Magnetic resonance (MR) biomarkers are increasingly used in clinical trials in ambulatory individuals with DMD, and present even greater potential value for nonambulatory cohorts. However, MR measures of the arm have proven technically challenging and uncomfortable as patients experience contractures. We hypothesize that MR biomarkers in lower extremty muscles are both responsive to disease progression and clinically meaningful in nonambulatory individuals with DMD.
The ImagingDMD study includes longitudinal MR and function data in 180 individuals with DMD (749 study visits), including 56 nonambulatory individuals (140 visits). MR data includes fat fraction in thigh (vastus lateralis), calf (soleus), upper arm (biceps brachii) and shoulder (deltoid) muscles measured using MR spectroscopy, and MRI transverse relaxation time constant (T2) measures from 9 muscles (4 lower leg, 2 thigh, 3 upper extremity). In this investigation, we calculated the standardized response mean (SRM) over 1 year and evaluated the correlation with upper extremity muscle fat fraction (deltoid and biceps brachii) and function (Performance of Upper Limb (PUL)).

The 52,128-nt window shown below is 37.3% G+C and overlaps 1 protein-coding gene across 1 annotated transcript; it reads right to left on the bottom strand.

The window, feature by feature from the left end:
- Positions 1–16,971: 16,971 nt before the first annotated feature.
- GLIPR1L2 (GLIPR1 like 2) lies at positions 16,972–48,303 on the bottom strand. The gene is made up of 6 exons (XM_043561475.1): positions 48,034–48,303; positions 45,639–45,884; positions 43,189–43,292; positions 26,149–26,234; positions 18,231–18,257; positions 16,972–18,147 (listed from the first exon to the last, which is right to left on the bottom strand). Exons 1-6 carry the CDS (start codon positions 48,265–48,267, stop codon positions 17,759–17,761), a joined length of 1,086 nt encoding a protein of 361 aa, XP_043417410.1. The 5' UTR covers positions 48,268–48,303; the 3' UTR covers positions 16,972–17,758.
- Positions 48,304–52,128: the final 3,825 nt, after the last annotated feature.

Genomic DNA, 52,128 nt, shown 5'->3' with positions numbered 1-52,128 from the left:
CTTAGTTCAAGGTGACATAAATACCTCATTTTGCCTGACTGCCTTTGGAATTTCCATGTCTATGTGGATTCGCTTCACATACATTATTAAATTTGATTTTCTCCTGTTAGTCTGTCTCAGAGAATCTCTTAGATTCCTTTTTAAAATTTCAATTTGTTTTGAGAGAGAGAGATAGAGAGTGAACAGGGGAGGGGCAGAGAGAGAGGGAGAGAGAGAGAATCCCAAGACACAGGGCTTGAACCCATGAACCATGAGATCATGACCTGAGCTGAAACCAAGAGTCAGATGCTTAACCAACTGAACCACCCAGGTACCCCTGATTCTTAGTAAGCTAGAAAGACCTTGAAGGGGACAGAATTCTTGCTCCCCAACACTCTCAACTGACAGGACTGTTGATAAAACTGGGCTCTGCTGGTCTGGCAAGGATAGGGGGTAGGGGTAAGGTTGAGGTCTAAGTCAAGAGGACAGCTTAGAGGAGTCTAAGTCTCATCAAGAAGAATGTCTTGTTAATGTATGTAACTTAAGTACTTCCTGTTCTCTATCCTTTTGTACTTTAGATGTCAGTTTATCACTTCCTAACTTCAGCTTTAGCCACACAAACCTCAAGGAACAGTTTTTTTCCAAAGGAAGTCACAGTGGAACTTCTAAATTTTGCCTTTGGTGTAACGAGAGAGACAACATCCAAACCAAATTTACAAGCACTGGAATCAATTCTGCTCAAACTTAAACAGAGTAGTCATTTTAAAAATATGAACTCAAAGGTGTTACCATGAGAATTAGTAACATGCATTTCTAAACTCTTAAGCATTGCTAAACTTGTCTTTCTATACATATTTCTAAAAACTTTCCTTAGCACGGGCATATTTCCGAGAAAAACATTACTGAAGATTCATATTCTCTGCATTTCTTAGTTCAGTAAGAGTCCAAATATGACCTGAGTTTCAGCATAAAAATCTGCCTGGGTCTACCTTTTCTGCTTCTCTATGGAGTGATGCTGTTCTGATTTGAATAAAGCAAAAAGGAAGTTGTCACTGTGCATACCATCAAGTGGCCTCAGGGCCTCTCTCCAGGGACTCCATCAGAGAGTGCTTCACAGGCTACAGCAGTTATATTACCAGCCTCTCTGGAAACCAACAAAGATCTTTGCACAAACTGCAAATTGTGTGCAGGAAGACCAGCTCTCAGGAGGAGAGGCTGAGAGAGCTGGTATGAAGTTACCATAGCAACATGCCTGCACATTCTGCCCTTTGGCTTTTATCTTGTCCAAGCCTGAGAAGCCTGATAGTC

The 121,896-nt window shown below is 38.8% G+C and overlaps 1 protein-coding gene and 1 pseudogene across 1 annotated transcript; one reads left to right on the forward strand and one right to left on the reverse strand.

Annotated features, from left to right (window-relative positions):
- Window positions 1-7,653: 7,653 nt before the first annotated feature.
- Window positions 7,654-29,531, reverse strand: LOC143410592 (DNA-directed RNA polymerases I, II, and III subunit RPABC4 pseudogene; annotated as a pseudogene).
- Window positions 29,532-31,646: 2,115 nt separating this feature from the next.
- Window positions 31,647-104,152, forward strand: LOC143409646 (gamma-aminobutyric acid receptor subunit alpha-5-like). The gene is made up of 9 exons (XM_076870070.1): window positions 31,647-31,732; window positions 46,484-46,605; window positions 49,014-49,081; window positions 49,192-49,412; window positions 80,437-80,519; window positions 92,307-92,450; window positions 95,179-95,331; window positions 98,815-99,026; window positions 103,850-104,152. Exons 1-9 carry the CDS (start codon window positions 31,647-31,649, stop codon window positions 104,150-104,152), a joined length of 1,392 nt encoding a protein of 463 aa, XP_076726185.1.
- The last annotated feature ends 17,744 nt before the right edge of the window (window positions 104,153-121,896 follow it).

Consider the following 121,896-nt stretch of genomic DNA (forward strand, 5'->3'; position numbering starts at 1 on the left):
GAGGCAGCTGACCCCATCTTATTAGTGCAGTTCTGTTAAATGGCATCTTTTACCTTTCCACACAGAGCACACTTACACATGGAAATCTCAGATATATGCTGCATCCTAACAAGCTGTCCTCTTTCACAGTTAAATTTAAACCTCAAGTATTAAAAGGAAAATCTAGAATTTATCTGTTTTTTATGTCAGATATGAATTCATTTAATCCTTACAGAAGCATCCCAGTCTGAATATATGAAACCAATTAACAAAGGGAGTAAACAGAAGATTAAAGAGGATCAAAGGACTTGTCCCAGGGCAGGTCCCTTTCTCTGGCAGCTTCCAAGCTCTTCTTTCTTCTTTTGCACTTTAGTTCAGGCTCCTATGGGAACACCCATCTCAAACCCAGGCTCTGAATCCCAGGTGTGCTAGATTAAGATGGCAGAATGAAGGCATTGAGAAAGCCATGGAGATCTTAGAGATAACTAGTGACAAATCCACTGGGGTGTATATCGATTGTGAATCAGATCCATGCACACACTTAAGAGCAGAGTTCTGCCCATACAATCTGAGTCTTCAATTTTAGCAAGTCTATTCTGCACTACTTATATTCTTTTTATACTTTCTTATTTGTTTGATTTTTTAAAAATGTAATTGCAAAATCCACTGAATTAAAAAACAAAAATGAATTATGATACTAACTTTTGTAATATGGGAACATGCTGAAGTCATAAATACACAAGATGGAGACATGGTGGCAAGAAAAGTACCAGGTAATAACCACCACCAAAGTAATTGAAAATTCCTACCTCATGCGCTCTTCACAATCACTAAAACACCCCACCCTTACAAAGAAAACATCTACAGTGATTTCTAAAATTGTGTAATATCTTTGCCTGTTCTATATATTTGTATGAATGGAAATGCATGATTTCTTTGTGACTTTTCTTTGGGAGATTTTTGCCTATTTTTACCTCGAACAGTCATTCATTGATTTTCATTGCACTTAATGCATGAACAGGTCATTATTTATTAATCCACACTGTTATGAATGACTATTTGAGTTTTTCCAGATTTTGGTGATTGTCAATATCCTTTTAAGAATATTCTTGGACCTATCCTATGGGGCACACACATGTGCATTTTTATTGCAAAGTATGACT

Upper and lower extremity muscle MR biomarkers are closely correlated with each other, with Spearman’s rho values between 0.70 and 0.88 . Leg muscle MR biomarkers are also significantly correlated with total PUL score (Spearman’s rho > 0.50 for all MR measurements; rho > 0.65 for fat fraction in the soleus and vastus lateralis). Lower extremity muscles also have strong responsiveness to disease progression after loss of ambulation, with SRM of 1.0 for soleus and 0.75 for vastus lateralis.
Leg muscle quantitative MRI measures are strongly correlated with both arm muscle MRI measures and upper extremity function. Leg muscle biomarkers are also responsive to disease progression in nonambulatory individuals with DMD. Leg muscle MR biomarkers are well characterized longitudinally, more reliably obtained than analogous upper extremity measures, and offer an attractive disease progression surrogate in nonambulatory DMD.